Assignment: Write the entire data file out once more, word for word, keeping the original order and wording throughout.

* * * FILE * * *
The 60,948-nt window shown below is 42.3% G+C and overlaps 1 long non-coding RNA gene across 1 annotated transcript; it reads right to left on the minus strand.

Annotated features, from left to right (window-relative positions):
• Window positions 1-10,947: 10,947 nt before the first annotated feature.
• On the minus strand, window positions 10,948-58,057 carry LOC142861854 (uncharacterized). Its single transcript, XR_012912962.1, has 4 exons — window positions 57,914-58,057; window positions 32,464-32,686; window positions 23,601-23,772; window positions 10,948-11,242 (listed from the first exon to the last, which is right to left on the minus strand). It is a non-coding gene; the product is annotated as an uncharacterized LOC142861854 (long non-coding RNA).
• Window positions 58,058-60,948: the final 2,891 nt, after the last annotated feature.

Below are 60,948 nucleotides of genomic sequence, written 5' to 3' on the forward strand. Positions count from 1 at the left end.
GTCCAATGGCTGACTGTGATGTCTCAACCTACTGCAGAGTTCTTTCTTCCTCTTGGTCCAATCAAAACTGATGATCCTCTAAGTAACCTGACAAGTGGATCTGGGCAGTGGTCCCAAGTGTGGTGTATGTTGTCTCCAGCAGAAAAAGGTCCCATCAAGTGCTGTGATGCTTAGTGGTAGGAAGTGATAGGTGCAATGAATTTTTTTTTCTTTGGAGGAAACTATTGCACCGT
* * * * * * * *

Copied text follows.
The 60,948-nt window shown below is 42.3% G+C and overlaps 1 long non-coding RNA gene across 1 annotated transcript; it reads right to left on the minus strand.

Annotated features, from left to right (window-relative positions):
• Window positions 1-10,947: 10,947 nt before the first annotated feature.
• On the minus strand, window positions 10,948-58,057 carry LOC142861854 (uncharacterized). Its single transcript, XR_012912962.1, has 4 exons — window positions 57,914-58,057; window positions 32,464-32,686; window positions 23,601-23,772; window positions 10,948-11,242 (listed from the first exon to the last, which is right to left on the minus strand). It is a non-coding gene; the product is annotated as an uncharacterized LOC142861854 (long non-coding RNA).
• Window positions 58,058-60,948: the final 2,891 nt, after the last annotated feature.

Below are 60,948 nucleotides of genomic sequence, written 5' to 3' on the forward strand. Positions count from 1 at the left end.
GTCCAATGGCTGACTGTGATGTCTCAACCTACTGCAGAGTTCTTTCTTCCTCTTGGTCCAATCAAAACTGATGATCCTCTAAGTAACCTGACAAGTGGATCTGGGCAGTGGTCCCAAGTGTGGTGTATGTTGTCTCCAGCAGAAAAAGGTCCCATCAAGTGCTGTGATGCTTAGTGGTAGGAAGTGATAGGTGCAATGAATTTTTTTTTCTTTGGAGGAAACTATTGCACCGT